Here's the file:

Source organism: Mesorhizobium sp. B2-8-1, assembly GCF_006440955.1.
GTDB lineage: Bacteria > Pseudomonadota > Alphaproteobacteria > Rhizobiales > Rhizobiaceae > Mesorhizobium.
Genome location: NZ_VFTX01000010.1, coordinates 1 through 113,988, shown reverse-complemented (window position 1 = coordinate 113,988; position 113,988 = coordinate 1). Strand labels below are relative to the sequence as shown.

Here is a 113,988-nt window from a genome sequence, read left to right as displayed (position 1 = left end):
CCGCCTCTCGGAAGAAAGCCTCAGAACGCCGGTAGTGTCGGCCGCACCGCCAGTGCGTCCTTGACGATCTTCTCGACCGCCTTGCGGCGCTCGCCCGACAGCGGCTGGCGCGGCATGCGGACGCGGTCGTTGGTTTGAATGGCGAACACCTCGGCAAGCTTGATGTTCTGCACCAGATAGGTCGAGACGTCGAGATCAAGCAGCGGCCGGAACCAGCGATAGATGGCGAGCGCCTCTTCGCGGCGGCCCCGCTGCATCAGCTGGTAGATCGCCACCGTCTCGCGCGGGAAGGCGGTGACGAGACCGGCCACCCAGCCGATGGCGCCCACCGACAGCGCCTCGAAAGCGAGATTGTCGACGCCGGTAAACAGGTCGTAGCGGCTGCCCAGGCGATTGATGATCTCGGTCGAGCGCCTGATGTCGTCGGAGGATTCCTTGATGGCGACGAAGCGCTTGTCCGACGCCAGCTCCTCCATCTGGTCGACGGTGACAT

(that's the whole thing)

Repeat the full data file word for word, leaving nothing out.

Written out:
Source organism: Mesorhizobium sp. B2-8-1, assembly GCF_006440955.1.
GTDB lineage: Bacteria > Pseudomonadota > Alphaproteobacteria > Rhizobiales > Rhizobiaceae > Mesorhizobium.
Genome location: NZ_VFTX01000010.1, coordinates 1 through 113,988, shown reverse-complemented (window position 1 = coordinate 113,988; position 113,988 = coordinate 1). Strand labels below are relative to the sequence as shown.

Here is a 113,988-nt window from a genome sequence, read left to right as displayed (position 1 = left end):
CCGCCTCTCGGAAGAAAGCCTCAGAACGCCGGTAGTGTCGGCCGCACCGCCAGTGCGTCCTTGACGATCTTCTCGACCGCCTTGCGGCGCTCGCCCGACAGCGGCTGGCGCGGCATGCGGACGCGGTCGTTGGTTTGAATGGCGAACACCTCGGCAAGCTTGATGTTCTGCACCAGATAGGTCGAGACGTCGAGATCAAGCAGCGGCCGGAACCAGCGATAGATGGCGAGCGCCTCTTCGCGGCGGCCCCGCTGCATCAGCTGGTAGATCGCCACCGTCTCGCGCGGGAAGGCGGTGACGAGACCGGCCACCCAGCCGATGGCGCCCACCGACAGCGCCTCGAAAGCGAGATTGTCGACGCCGGTAAACAGGTCGTAGCGGCTGCCCAGGCGATTGATGATCTCGGTCGAGCGCCTGATGTCGTCGGAGGATTCCTTGATGGCGACGAAGCGCTTGTCCGACGCCAGCTCCTCCATCTGGTCGACGGTGACAT